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A typical firmware-controlled device, a television remote control.

In electronics and computing, firmware is a term often used to denote the fixed, usually rather small, programs and data structures that internally control various electronic devices. Typical examples of devices containing firmware range from end-user products such as remote controls or calculators, through computer parts and devices like hard disks, keyboards, TFT screens or memory cards, all the way to scientific instrumentation and industrial robotics. Also more complex consumer devices, such as mobile phones, digital cameras, synthesizers, etc., contain firmware to enable the device's basic operation as well as implementing higher-level functions.

There are no strict boundaries between firmware and software, as both are quite loose descriptive terms. However, the term firmware was originally coined in order to contrast to higher level software which could be changed without replacing a hardware component, and firmware is typically involved with very basic low-level operations without which a device would be completely non-functional. Firmware is also a relative term, as most embedded devices contain firmware at more than one level. Subsystems such as CPUs, flash chips, communication controllers, LCD modules, and so on, have their own (usually fixed) program code and/or microcode, regarded as "part of the hardware" by the higher-level(s) firmware.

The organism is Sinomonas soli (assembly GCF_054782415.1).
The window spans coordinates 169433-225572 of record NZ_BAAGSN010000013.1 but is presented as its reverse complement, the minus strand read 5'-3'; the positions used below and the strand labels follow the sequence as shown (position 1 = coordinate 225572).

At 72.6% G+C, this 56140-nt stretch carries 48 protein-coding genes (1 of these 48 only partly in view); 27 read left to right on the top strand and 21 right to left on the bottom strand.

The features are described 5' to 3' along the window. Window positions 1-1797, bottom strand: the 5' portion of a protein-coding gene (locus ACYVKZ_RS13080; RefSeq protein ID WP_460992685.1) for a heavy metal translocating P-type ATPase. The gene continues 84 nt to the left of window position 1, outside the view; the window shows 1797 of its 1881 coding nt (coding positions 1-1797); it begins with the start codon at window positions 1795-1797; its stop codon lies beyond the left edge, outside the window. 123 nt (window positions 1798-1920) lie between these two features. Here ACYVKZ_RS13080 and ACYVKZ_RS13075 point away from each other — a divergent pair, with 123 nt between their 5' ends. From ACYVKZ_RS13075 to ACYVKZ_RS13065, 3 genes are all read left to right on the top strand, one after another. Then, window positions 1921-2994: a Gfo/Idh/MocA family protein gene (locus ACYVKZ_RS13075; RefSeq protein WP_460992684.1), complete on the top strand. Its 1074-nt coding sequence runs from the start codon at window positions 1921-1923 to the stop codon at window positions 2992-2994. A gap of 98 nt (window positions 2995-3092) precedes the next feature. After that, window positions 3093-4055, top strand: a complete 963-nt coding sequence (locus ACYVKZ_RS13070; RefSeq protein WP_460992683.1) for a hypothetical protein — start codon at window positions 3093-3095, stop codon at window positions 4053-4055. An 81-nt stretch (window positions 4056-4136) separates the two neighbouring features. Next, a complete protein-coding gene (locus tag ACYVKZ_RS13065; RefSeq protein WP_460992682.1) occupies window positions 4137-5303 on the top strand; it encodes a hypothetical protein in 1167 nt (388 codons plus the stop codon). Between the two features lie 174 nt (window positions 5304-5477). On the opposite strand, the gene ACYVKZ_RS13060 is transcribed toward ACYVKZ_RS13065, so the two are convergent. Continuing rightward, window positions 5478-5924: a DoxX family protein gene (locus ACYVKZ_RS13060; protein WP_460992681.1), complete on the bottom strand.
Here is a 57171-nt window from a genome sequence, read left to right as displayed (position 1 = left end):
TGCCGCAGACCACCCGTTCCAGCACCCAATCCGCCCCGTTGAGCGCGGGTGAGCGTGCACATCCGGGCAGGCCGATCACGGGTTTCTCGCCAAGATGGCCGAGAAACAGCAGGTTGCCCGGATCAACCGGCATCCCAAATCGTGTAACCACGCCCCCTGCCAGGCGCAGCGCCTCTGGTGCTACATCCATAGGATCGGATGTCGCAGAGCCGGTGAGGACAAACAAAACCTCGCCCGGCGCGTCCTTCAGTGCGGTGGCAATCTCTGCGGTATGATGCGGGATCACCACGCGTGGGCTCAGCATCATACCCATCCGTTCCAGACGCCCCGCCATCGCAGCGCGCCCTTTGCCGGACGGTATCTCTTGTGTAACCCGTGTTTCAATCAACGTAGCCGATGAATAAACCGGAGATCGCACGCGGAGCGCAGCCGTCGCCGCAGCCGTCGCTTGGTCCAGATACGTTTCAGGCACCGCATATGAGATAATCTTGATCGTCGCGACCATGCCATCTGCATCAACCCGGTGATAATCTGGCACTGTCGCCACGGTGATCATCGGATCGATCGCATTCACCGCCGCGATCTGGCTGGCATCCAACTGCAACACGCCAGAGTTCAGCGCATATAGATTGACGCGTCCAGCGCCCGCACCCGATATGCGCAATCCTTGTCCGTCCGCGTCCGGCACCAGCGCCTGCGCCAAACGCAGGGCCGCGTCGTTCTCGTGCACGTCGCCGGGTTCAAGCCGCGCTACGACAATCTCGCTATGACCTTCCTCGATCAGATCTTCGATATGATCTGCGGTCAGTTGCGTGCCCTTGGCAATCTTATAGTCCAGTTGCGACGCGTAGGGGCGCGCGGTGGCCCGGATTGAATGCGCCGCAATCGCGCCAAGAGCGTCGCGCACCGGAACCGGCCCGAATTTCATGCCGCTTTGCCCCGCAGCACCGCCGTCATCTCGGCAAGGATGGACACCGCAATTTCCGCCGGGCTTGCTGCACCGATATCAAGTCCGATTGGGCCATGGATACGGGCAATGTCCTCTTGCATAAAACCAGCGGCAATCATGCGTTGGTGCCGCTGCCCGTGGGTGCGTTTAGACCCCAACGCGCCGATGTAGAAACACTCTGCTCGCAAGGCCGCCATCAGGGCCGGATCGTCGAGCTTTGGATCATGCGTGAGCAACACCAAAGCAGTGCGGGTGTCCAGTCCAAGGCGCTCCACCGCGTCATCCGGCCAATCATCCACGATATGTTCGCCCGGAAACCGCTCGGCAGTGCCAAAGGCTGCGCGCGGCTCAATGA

Simple firmware typically resides in ROM or OTP/PROM, while more complex firmware (often on the border to software) typically employs flash memory to allow for updates, at least in modern devices. Common reasons for updating firmware include fixing bugs or adding features to the device. Doing so usually involves loading a binary image file (provided by the manufacturer) into the device, according to a specific procedure; this is sometimes intended (by the device manufacturer) to be done by the end user.


Origin of the term

Ascher Opler coined the term "firmware" in a 1967 Datamation article.[1] Originally, it meant the microcode – contents of a writable control store (a small specialized high speed memory), which defined and implemented the computer's instruction set. If necessary, one could re-load the firmware to specialize or modify the instructions that the central processing unit (CPU) could execute. As originally used, firmware contrasted with hardware (the CPU itself) and software (normal instructions executing on a CPU). It was not composed of CPU machine instructions, but of lower-level microcode involved in the implementation of machine instructions. It existed on the boundary between hardware and software, thus the name "firmware".